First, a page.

Tahlequah Daily Press

Local News

May 13, 2011

Seven snared in drug probe

TAHLEQUAH — Local, state and federal authorities made seven arrests Thursday in a major drug-trafficking investigation.

Officials said the arrests are part of an organization responsible for distributing 6 pounds of methamphetamine a single month to customers in Indian Country.

Among those jailed are Stilwell residents Patrick Springwater, 23; Amber Wolfe, also known as Amber Springwater, 27; Christopher Sanders, 26; Johnny Grimmett, 38; and Jack Frogg, 33. Also arrested were Damien Cookson, 29, and Carrie Caforia, 32, both of Tahlequah.  U.S. Attorney Mark Green said each of the seven defendants is charged in a criminal complaint with a felony of conspiracy to distribute controlled drugs and possession of a controlled drug with intent to distribute.

If convicted as charged, each defendant faces a term of not less than 10 years and up to life in prison; fines of up to $4 million; a mandatory term of supervised probation of not less than five years; and a mandatory $100 special assessment.

The Drug Enforcement Administration and Bureau of Indian Affairs initially learned about Springwater from Sallisaw police and the Adair County Sheriff’s Office. Sophisticated law enforcement techniques – including court-ordered wiretaps – and the use of Drug Enforcement Agency and Bureau of Indian Affairs agents, made it a priority to investigate and dismantle the drug-trafficking organization.

Teams served federal search warrants at two Adair County locations Thursday morning.

Search warrants and criminal complaints were issued by U.S. Magistrate Steven P. Shreder, and arrest warrants were issued May 10.

“The belief held by some that the illegal drug trade will go undetected in rural eastern Oklahoma is simply untrue,” Green said.

“Through the cooperative efforts of law enforcement, including local police, tribal law enforcement agencies and federal agencies, organizations such as this will be targeted and prosecuted.”

Jeffery Stamm, DEA acting special agent in charge of the Dallas division, said that agency is relentless in its pursuit of drug-trafficking networks that prey on young people and ruin neighborhoods and communities.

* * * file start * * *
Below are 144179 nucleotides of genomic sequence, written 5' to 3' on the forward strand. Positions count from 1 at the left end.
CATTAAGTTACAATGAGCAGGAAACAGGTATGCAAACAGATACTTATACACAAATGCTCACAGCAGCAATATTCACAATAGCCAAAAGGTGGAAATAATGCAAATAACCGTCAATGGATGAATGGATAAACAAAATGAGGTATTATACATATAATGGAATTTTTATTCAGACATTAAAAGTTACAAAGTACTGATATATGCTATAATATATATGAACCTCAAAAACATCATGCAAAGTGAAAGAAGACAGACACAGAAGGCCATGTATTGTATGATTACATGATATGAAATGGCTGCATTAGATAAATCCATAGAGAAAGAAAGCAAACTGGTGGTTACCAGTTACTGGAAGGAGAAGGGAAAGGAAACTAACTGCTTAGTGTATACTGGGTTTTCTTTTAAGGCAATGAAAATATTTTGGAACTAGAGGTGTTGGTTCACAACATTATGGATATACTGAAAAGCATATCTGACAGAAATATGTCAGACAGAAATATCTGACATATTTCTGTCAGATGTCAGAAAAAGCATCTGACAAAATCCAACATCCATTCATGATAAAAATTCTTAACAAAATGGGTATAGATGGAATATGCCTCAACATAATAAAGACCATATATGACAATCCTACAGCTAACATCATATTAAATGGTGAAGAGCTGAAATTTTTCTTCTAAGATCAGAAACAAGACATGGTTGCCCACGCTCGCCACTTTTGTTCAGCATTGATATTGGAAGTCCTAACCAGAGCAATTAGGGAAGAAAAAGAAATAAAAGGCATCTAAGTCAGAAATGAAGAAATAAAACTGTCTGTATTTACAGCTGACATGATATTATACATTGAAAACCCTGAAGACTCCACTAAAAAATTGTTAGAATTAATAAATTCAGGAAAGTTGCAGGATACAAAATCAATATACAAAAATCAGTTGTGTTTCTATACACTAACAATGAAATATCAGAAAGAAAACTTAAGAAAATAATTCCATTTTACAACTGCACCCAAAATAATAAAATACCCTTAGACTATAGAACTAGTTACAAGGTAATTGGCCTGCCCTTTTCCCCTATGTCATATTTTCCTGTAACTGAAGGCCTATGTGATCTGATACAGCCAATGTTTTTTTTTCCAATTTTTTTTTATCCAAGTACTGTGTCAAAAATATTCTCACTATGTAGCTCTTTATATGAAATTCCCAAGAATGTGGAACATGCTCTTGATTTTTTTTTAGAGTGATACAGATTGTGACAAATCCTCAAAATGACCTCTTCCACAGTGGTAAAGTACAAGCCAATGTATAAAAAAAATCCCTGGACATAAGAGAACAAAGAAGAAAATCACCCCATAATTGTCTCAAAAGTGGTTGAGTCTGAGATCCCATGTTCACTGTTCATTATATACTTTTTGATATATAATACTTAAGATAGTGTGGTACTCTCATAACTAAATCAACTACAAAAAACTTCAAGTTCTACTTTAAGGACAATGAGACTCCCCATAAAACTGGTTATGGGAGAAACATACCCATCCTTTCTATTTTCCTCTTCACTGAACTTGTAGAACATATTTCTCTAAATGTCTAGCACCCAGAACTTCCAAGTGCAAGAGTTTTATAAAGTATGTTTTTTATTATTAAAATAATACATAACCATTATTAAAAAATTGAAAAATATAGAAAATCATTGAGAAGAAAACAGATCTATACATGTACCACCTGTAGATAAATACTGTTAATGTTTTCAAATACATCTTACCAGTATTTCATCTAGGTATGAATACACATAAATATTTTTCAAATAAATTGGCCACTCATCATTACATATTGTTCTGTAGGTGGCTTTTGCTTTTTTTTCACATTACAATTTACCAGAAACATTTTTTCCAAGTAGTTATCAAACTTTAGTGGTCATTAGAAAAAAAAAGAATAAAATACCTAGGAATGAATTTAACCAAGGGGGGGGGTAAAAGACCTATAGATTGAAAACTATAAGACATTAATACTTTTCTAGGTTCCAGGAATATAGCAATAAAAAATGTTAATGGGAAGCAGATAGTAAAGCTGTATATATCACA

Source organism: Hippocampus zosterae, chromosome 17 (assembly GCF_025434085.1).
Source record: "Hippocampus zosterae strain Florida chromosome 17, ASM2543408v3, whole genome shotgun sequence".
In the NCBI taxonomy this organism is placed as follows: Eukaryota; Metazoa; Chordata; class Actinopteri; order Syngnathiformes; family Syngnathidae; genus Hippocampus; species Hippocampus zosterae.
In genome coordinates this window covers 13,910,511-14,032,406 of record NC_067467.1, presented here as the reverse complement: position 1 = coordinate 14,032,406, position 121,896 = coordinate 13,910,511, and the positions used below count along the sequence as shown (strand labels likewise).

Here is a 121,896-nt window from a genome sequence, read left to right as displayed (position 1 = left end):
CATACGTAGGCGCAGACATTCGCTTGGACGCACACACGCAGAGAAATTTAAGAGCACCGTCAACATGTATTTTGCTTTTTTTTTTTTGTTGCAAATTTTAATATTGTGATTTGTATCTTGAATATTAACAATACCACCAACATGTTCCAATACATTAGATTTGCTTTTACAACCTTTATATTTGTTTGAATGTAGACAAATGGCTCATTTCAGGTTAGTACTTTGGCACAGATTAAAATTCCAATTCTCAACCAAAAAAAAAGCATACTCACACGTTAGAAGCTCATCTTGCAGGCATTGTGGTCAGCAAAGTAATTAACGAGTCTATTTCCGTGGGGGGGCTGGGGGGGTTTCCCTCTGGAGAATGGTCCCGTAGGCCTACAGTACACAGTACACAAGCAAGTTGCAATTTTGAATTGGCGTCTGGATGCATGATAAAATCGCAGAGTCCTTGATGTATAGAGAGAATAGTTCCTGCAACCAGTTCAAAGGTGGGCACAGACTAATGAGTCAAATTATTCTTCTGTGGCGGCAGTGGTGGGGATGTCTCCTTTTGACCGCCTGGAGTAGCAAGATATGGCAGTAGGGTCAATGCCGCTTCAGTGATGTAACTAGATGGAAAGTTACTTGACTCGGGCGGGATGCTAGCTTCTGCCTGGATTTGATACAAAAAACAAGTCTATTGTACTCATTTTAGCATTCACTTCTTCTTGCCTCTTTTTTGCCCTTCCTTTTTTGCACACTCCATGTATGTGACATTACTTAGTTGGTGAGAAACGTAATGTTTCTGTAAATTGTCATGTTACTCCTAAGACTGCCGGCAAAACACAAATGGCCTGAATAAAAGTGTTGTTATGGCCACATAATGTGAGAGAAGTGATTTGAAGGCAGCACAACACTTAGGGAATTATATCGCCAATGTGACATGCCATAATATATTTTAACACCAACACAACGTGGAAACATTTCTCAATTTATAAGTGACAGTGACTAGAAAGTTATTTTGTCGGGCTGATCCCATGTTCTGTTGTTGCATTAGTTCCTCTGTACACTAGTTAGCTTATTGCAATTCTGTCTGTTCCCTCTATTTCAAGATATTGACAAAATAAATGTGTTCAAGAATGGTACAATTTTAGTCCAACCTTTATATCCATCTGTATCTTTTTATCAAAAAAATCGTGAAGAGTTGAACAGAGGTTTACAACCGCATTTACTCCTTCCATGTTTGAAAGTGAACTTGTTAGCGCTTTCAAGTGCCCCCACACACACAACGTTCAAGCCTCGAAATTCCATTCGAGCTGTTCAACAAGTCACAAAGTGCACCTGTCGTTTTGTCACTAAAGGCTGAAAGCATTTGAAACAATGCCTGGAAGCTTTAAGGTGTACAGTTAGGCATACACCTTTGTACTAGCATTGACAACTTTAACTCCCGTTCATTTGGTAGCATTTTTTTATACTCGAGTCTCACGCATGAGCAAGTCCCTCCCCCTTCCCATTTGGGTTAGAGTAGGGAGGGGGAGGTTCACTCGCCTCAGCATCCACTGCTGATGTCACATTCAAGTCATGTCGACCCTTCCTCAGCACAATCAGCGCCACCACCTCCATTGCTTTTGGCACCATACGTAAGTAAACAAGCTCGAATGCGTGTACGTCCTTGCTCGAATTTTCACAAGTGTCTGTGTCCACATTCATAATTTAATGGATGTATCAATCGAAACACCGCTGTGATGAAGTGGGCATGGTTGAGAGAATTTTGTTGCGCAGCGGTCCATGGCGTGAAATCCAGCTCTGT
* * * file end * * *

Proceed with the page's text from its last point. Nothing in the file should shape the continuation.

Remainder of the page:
He said the organization targeted Thursday kept the flow of methamphetamine steady into rural Cherokee tribal areas.

“The DEA and its partners have long been dedicated to pursuing and weeding out these drug-trafficking organizations by applying continuous pressure,” Stamm said.

“We will continue to work with tribal governments to improve the safety of their citizens and increase knowledge of the dangers of methamphetamine use.”

Cherokee Nation Principal Chief Chad Smith expressed his appreciation for the U.S. attorney’s office in prosecuting crimes throughout northeast Oklahoma including Indian Country.

“The Cherokee Nation marshals are proud to be part of a team that worked cooperatively with federal law enforcement agencies to stop criminal activity in northeast Oklahoma,” he said.

“Working together, a cooperative peacekeeping effort that enlists our combined resources will make this part of Oklahoma a better and safer place to live.”

Tahlequah Police Chief Clay Mahaney said the arrests were welcome news, and he is glad his agency was a part of the operation.

“Drugs ruin a lot of lives and destroy families,” he said. “We need to keep the pressure on them.”

Sheriff Norman Fisher was also pleased to hear of the arrests Thursday.

“We’ve been able to accomplish so much because the agencies work together really well,” he said.

“This is a major victory in the war on drugs in this area.”

Additional law enforcement agencies assisting in the probe were the District 27 Drug Task Force, Tahlequah Police Department, Cherokee Nation Marshal Service, Adair County Sheriff’s Office and the Sallisaw Police Department, Green said.

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